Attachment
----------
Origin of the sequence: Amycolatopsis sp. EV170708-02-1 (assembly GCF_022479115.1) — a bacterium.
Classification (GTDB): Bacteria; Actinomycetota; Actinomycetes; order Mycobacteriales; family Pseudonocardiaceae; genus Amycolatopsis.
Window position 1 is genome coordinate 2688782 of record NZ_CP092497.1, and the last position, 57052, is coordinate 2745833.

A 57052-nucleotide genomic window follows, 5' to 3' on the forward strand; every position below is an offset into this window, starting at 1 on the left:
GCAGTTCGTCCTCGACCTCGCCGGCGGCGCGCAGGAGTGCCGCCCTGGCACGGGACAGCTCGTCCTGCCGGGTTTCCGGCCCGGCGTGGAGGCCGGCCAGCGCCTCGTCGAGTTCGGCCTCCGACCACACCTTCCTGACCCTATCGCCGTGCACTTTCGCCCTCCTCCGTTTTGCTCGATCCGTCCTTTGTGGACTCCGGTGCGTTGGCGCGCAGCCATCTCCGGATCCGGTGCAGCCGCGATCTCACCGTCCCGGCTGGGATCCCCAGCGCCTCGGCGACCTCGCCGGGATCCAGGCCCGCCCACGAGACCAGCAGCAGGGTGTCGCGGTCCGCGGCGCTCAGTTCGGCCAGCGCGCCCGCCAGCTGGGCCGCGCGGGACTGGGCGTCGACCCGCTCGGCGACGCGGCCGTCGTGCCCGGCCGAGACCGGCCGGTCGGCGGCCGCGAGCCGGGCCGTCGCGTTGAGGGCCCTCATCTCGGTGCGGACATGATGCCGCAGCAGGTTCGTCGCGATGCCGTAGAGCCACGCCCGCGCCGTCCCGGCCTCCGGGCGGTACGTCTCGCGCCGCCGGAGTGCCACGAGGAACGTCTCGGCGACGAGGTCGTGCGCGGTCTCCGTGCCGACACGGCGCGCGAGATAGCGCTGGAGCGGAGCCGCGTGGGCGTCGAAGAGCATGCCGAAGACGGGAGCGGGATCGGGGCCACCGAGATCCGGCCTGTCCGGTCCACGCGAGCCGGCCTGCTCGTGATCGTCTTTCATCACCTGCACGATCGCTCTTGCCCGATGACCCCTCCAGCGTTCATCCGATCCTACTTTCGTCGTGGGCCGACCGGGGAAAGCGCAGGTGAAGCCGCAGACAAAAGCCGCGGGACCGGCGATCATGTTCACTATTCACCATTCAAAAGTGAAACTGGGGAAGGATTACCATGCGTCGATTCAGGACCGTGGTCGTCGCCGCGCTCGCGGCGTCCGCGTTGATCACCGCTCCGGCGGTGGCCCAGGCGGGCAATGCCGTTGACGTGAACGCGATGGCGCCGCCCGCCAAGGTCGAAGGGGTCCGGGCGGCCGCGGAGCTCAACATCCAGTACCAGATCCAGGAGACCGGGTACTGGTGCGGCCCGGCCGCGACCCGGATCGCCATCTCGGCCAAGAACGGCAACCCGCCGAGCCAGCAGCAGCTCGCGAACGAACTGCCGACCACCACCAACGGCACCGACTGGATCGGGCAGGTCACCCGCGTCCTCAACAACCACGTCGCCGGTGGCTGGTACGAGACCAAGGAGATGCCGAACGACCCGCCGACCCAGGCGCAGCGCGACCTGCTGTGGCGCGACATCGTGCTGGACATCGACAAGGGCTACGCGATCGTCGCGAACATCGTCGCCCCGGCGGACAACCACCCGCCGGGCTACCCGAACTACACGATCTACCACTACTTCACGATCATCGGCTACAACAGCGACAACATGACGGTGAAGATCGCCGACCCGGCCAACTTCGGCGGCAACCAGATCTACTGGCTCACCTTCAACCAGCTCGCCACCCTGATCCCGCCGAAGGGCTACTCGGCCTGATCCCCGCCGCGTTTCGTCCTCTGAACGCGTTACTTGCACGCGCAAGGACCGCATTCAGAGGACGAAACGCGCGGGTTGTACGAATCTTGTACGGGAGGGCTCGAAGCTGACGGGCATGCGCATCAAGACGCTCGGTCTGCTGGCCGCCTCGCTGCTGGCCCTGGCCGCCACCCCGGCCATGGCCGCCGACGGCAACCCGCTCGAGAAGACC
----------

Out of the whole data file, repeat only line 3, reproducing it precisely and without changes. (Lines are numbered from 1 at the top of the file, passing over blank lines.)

Window position 1 is genome coordinate 2688782 of record NZ_CP092497.1, and the last position, 57052, is coordinate 2745833.